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Archive for June, 2012

PICTURE BOOK DUMMY

Picture Book Dummy

copyright 2012 by Sherry Garland

I recently taught a week long course called Writing for Children and YAs.  One of the exercises that all the students agreed helped them the most was the making of a picture book dummy.  One student cut her manuscript down from 2000 words to 800.  So here are my instrucitons for that project.  Enjoy!

PICTURE BOOK DUMMY (32 PAGE BOOK)

Materials needed:

Pencil (not pen)

Scissors

Large paper

Rubber cement or tape

Colored pens/pencils [optional]

Step 1: Get blank paper

11×17 blank paper  (8 sheets folded in half to make a 32-page booklet)

you may also use a 32 page Blank Book (already bound – available from educational publishers)

Step 2: Number the blank pages 1-32 in pencil, starting with first page on the right side.  Dbl page spreads will have even number on left; odd number on the right.

Step 3: Using a pencil, divide your text into what you think should be the page breaks for each double page spread. Try to aim for 14 dbl page spreads. Remember:

a) Each page break should evoke a different illustration.

b) Each page break should not have so much text that there is no room for the art.

c) Each page turn should do one or more of the following

1) create a change in time (forward moving)

2) change of location (may be subtle like different room)

3) change of action (pace gets more exciting toward the end)

4) change of characters (new things introduced)

Step 2: Count the text selections [page spreads].

Do you have more than 14 spreads? _____

Do you have less than 13 spreads?  _____

Tip: Divide the number of text selections into your word count. This is the approximate number of words that should appear on each page. Ex: 900 wds divided by 14 = 64 wds per spread.  500 words divided by 14 = 36 wds per page.

It is okay to have variety in length of text, but avoid radical changes like lots of text on one page then one line on the next.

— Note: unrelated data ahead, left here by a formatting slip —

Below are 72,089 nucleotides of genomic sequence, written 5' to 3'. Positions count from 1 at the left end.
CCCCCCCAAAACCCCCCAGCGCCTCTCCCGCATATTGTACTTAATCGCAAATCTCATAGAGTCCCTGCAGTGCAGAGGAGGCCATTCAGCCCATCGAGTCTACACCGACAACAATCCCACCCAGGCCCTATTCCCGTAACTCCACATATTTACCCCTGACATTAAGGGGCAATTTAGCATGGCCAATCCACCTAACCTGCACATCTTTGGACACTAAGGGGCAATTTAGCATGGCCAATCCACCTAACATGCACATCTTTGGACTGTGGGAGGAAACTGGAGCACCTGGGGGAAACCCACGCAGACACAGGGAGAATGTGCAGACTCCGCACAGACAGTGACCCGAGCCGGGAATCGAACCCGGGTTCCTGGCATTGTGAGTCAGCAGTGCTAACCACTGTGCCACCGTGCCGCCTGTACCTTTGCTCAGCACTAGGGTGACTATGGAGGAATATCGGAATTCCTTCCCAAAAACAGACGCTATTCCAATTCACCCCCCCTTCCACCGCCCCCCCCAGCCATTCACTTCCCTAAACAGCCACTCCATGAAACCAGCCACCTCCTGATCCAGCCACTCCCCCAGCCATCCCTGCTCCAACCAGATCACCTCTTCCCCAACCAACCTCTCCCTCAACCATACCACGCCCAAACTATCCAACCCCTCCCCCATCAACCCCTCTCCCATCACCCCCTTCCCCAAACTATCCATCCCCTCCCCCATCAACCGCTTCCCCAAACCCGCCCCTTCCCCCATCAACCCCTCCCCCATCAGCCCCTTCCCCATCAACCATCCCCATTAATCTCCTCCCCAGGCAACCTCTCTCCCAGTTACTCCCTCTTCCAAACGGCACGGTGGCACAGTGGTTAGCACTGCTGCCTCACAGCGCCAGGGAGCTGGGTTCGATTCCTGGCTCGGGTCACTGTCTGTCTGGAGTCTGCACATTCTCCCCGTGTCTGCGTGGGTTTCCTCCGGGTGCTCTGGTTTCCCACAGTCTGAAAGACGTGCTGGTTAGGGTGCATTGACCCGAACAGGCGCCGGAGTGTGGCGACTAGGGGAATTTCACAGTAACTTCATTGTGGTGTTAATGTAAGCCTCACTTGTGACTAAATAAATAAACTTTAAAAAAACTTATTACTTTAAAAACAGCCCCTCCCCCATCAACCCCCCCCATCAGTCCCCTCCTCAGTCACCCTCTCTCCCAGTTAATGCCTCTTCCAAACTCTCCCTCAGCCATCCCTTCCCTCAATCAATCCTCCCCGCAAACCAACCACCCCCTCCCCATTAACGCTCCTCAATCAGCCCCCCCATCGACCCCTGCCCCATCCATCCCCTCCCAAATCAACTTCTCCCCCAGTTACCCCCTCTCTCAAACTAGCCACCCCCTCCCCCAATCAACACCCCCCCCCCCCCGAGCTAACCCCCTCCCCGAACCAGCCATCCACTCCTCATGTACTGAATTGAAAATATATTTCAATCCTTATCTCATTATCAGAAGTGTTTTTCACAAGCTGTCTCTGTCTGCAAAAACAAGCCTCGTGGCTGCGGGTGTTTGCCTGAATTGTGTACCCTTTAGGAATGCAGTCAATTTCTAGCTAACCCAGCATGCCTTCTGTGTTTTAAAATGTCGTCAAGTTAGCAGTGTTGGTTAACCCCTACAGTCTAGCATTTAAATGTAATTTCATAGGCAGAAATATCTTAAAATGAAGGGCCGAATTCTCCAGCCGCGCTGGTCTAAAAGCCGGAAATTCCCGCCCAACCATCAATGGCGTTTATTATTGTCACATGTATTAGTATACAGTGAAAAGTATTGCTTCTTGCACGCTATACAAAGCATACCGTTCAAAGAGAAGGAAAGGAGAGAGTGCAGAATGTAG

Step 4:  Front Matter

On page 1 (first single page to the right) make a title page

On page 2 make a copyright page

On page 3 make a dedication page

[Note:  If you only had 13 spreads, you can add two extra pages to the front matter.]

Step 5: Body of book (pp. 4-31)

Glue or tape text to blank paper starting on the Page 4-5 Spread

Options on where to place the text:

Left side of page only or right side of page only, centered toward middle

Both pages across top;

Both pages across bottom.

 Step 6:  Illustrations

Draw a rough pencil sketch for each section you have pasted. Stick figures ok.

Options on where to place your sketch:

Left side only

Right side only

Going across both pages

[Note: You may draw your sketch on blank 8.5×11 paper, then cut and glue it to the final dummy, if you prefer.) You may color your sketch if you want.

Step 7:  Tailpiece [page 32]

The last page may be a single illustration that finishes off the story; a few words; or left blank. For informational books it may be an author’s note, bibliography.

Step 8: Analysis

Did you end up with a 32 page book? ____   Too long? ____   Too short? _____

Was the text fairly evenly distributed among all pages? _________

Which page had the most text? _______     The least text? _________

Did each scene move the story forward? _________

Did each scene evoke a different illustration? ______

Step 9:  Revise

If you had less than 12 spreads, could this be a 24 page board book?

If you had over 14 dbl spreads, suggestions for revising:

a) cut the material down to reduce # of spreads

b) combine one or more of the scenes into one

c) move up to a 40 page book (more common in NF; publisher makes this decision)

If you had 13 dbl page spreads, you are probably okay.  The publisher can always add more front matter.

If you had 12 or less spreads, suggestions for revising:

a) add more front matter pages such as another title page or extra illustration

b) add some back matter (author’s note, bibliography, etc.).

c) add another scene or two

 Step 10: Make another dummy [outside class – for your own use]

Once you have determined where to put all the front matter, back matter and body of the picture book, make another 32 page dummy.

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